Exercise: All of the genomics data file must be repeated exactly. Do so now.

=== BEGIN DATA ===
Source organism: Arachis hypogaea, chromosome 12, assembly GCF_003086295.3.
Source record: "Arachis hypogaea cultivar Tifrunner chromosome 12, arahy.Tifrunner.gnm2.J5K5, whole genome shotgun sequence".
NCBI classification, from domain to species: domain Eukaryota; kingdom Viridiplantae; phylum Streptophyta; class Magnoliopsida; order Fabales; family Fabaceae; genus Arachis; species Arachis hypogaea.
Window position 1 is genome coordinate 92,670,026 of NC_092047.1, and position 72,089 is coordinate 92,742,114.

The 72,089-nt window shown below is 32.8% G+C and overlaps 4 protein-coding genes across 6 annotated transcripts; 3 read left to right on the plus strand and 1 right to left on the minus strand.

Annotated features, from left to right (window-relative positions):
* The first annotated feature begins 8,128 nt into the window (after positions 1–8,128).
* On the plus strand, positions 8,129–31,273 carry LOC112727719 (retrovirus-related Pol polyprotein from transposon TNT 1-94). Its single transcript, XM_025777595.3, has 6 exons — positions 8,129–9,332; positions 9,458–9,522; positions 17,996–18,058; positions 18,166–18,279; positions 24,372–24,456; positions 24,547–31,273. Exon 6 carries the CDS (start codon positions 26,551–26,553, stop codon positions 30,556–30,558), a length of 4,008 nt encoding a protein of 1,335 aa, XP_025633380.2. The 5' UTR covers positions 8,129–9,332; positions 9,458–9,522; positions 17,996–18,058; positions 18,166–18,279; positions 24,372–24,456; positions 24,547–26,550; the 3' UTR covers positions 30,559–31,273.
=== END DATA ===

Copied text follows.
Source organism: Arachis hypogaea, chromosome 12, assembly GCF_003086295.3.
Source record: "Arachis hypogaea cultivar Tifrunner chromosome 12, arahy.Tifrunner.gnm2.J5K5, whole genome shotgun sequence".
NCBI classification, from domain to species: domain Eukaryota; kingdom Viridiplantae; phylum Streptophyta; class Magnoliopsida; order Fabales; family Fabaceae; genus Arachis; species Arachis hypogaea.
Window position 1 is genome coordinate 92,670,026 of NC_092047.1, and position 72,089 is coordinate 92,742,114.

The 72,089-nt window shown below is 32.8% G+C and overlaps 4 protein-coding genes across 6 annotated transcripts; 3 read left to right on the plus strand and 1 right to left on the minus strand.

Annotated features, from left to right (window-relative positions):
* The first annotated feature begins 8,128 nt into the window (after positions 1–8,128).
* On the plus strand, positions 8,129–31,273 carry LOC112727719 (retrovirus-related Pol polyprotein from transposon TNT 1-94). Its single transcript, XM_025777595.3, has 6 exons — positions 8,129–9,332; positions 9,458–9,522; positions 17,996–18,058; positions 18,166–18,279; positions 24,372–24,456; positions 24,547–31,273. Exon 6 carries the CDS (start codon positions 26,551–26,553, stop codon positions 30,556–30,558), a length of 4,008 nt encoding a protein of 1,335 aa, XP_025633380.2. The 5' UTR covers positions 8,129–9,332; positions 9,458–9,522; positions 17,996–18,058; positions 18,166–18,279; positions 24,372–24,456; positions 24,547–26,550; the 3' UTR covers positions 30,559–31,273.